Advances in neuroscience, cognition, human functioning, and motivation have shed light on the fact that our current system is not working because it was designed with ideas about humans that we now know don’t work. Shifting our philosophical foundation in schools from “pressure drives behavior” to “cultures shapes choices” would usher in a compassionate system that cultivates regulation, restoration, and growth of individuals and groups. The result would be an organizational culture that incentivizes connection, growth, and contribution, not in word but in action. We need a new system that moves beyond the merely aspirational: “Teachers are important,” “Teachers deserve respect,” “Collaboration is key” to one where the strengths reside in the expertise of teachers and students learning together. It will not be teachers by themselves who save the day but rather discovering for the first time that the centerpiece of deep learning is teachers with their students.

Answering the call for internal need and development must precede external accountability (and actually delivers stronger accountability). A major part of the solution is to explicitly and publicly abandon the counterproductive test-driven obsession that has plagued us all of this century—a detached policy lever blowing in the wind if there ever was one. We have known for at least 50 years that you can’t mandate what matters. Replace the current counterproductive assessment system in two related ways. Add “global competencies” as an essential outcome (such as the 6 Cs: character/compassion; citizenship; collaboration; communication; creativity; and critical thinking). And refocus academic learning, including literacy and numeracy, on the well-being and learning of all students grounded in a new triple-E reality of equity, engagement, and excellence.

We are working with some school districts that are attempting this new powerful accountability. These new systems are more transparent and, ironically, are more specific than the detached testing system we currently have. There is no greater motivator for students and teachers than replacing the current yawning gap of de-motivation with the immersed learning of something that really matters: my future, your future, saving our withering planet. Replace the current accountability system with one that requires partnership, not obedience. Nothing will be lost, while a new world could be gained.

It remains true that individual teachers are doing phenomenal things for and with their students. Small groups of teachers collaborating can dramatically change the life chances of successive clusters of students. But teachers as a profession never seem to have enough time to develop what they can be and do. They witness the hype around generative artificial intelligence but cannot be helped to establish generative collaboration. The latter would be a profession of teachers and students resourced to work daily together that leads to better learning in and for society—a system that most teachers do not now experience.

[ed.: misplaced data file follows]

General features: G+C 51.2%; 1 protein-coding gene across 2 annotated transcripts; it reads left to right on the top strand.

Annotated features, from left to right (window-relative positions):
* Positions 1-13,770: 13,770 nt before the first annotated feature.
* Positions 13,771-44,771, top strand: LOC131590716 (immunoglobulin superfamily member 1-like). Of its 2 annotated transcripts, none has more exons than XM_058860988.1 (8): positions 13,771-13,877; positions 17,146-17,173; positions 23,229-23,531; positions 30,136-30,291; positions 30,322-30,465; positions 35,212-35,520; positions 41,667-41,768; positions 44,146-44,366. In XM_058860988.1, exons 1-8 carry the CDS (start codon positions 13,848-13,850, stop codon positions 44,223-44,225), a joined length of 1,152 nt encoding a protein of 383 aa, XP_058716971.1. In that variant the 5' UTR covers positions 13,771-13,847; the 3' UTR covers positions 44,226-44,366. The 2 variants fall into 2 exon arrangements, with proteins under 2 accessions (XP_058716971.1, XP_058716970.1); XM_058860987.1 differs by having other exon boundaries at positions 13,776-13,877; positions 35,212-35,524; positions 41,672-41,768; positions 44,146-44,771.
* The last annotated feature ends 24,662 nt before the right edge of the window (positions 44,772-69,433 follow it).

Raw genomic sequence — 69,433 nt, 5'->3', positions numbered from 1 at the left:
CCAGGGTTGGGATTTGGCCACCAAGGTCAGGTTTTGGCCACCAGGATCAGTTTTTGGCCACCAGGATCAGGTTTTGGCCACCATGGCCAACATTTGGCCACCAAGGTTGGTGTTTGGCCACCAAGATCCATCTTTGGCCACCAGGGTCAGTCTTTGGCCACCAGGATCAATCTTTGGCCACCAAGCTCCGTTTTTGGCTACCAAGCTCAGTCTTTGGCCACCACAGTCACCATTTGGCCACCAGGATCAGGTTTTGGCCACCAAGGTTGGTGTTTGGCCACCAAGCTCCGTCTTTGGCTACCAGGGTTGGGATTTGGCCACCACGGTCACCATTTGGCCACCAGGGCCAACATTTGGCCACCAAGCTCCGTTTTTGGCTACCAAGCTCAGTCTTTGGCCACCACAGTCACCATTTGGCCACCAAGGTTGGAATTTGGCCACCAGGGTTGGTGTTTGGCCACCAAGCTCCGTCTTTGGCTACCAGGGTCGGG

We call for some systems (clusters of districts, even whole states or provinces) to declare and pursue this new direction. Our system transformation includes new structures and, correspondingly, new cultures. Structures need to be established to enable teachers to plan and work individually and collectively in partnership with students and parents on a new purpose for education (fostering engaged learners who are “good in and good for society”). Civic- and community-mindedness for oneself and for society is the main goal of modern learning. We say “build the base, strengthen the middle, and intrigue to top (school and district leaders)” in order to transform the system itself. The prize is a new world where we can stave off climate and social destruction, as we create a flourishing future.

A new structure enables time; a new culture requires and demands new purpose, values, and ways of working together. Depending on local situations, the gist of our argument requires teachers and their unions, as well as administrators and governments to confront their history as they recognize the impossibility of current solutions. The transition will not be smooth—remember we are in a system that is more than 200 years old which has recently become even more entrenched in ways that can only lead to self-destruction of society. On the other hand, once this new direction is started, it could become an internal, accelerating force (collective social energy can do that). Now is our chance to leapfrog into a flourishing future. Make cultivating and sharing tacit knowledge and actions the currency of a newfound system solution. Imagine!

The new system we advocate will be more interactive, more transparent, more specific in its actions and outcomes, and more accountable! In this new system, teachers’ power is only as good as students’ power, and local power is only as good as the ecosystem that supports it. It is time for a bold step forward.

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The opinions expressed in Peter DeWitt’s Finding Common Ground are strictly those of the author(s) and do not reflect the opinions or endorsement of Editorial Projects in Education, or any of its publications.